COMMUNITY

‘Not all patients have to eat unsalted food’

LINA GIANNAROU

Apergis enjoys the positive feedback. The people he cooks for are not like regular restaurant customers. These are people in pain, who feel insecure and possibly frightened.

TAGS: Gastronomy, Health

A short while ago Iakovos Apergis, the Tzaneio Hospital’s head cook, arrived at the Piraeus health facility carrying two big baking trays of pizza he had prepared the night before. The pizza was for the patients in the children’s psychiatric ward.

“These kids can eat almost anything. Why not give them something they really like?” said Apergis.

He had prepared the pizza at home because there was no bacon in the hospital kitchen. As is the case with supplies at other public sector bodies, the provision of ingredients at the hospital rests on tenders and deals signed with companies, and is based on a strict budget, which doesn’t allow for much in the way of flexibility. “If I ask for bacon I might lose something more substantial, so it’s not a good idea. There are only eight kids in this ward, so it’s not a big deal to make pizza for them once in a while,” he explained.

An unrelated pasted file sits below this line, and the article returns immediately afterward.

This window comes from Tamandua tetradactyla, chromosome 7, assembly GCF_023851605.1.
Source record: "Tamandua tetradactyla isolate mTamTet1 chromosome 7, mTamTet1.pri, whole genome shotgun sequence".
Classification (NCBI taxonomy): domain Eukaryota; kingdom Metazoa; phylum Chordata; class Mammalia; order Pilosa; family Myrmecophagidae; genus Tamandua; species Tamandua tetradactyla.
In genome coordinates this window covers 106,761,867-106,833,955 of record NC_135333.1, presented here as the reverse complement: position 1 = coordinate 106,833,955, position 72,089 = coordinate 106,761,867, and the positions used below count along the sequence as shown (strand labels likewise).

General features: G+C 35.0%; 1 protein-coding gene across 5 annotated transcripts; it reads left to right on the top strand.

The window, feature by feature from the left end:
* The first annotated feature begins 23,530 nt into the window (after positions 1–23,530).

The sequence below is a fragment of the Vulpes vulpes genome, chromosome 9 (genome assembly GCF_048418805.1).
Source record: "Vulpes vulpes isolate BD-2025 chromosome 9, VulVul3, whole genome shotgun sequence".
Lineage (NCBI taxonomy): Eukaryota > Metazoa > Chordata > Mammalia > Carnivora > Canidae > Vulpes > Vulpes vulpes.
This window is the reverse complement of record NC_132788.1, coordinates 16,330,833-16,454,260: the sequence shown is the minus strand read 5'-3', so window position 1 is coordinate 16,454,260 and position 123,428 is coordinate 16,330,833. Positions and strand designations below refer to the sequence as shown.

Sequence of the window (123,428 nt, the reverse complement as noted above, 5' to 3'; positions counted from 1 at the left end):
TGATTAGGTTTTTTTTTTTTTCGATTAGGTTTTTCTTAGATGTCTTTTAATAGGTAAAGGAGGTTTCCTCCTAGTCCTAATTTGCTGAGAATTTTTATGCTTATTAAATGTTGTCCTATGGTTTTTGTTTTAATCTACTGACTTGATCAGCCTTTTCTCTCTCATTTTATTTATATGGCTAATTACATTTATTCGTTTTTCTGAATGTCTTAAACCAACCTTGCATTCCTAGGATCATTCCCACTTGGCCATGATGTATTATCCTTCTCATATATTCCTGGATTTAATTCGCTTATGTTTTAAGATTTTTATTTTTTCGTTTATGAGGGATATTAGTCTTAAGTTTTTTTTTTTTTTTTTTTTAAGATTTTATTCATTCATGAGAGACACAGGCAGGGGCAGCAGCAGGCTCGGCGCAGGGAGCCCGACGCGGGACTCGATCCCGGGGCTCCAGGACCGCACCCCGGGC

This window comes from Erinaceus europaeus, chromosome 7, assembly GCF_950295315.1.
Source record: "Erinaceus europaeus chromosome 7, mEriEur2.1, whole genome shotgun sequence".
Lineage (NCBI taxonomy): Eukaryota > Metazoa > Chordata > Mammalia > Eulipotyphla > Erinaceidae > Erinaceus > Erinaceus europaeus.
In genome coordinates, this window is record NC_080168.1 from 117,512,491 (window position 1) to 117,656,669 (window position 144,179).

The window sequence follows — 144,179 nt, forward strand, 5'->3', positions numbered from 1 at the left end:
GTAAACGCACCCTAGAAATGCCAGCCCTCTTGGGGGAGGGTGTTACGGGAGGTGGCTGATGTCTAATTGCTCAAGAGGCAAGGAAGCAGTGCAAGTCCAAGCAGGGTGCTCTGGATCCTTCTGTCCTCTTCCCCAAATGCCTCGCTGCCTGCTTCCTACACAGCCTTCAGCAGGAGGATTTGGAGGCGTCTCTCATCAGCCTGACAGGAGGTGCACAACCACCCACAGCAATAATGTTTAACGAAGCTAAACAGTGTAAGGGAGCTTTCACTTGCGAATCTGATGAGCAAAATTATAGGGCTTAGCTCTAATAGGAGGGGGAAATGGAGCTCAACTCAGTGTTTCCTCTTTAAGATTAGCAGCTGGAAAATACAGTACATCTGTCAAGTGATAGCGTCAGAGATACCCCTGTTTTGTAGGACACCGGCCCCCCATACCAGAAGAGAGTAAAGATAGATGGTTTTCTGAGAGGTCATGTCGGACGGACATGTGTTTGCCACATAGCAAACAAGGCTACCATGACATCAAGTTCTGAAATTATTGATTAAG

These are some of the strangely positive things happening at the Tzaneio Hospital since Apergis took charge of the kitchen. Part of his mission at the facility is abolish the term “hospital food.”

“There is no such thing as ‘hospital food;’ it was simply food that made life easier for everyone. It’s easier to cook unsalted dishes for everybody, but not all patients have to eat unsalted food,” he said.

For the last few years, the Tzaneio’s kitchen has been coming up with at least two different main courses daily. “We never cook one dish for all, unless we know it’s something everyone likes. But we won’t make spanakoriso [spinach and rice] or plain fish for children who very often don’t like them.”

In an effort to encourage children to eat fish, he came up with the idea of fish balls. The dish turned out to be a big hit, not just with the youngsters but with other patients as well.

“One day I was told a patient from the cardiology clinic was looking for me. I thought they had a complaint about the food. It turned out he wanted me to talk to his wife on the phone, because she didn’t believe him when he told her he had just eaten fish.”

Apergis enjoys the positive feedback. The people he cooks for are not like regular restaurant customers. These are people in pain, who feel insecure and possibly frightened. “For me, it’s even more important to hear ‘Bravo chef’ from the patients. They call me chef and I don’t correct them, but I’m really a cook.”

Apergis learnt to cook alongside his grandfather, a baker, with whom he grew up making eggs with pastourma and Canadian-style pizza with pepperoni. After finishing high school, he studied tourism, with the idea of becoming a barman. He then got his first job at Giorgos Tselementes’s Neon restaurant.

“There was a vacancy in the kitchen and I took the job. I needed pocket money to buy a gift. That’s where I got hooked.”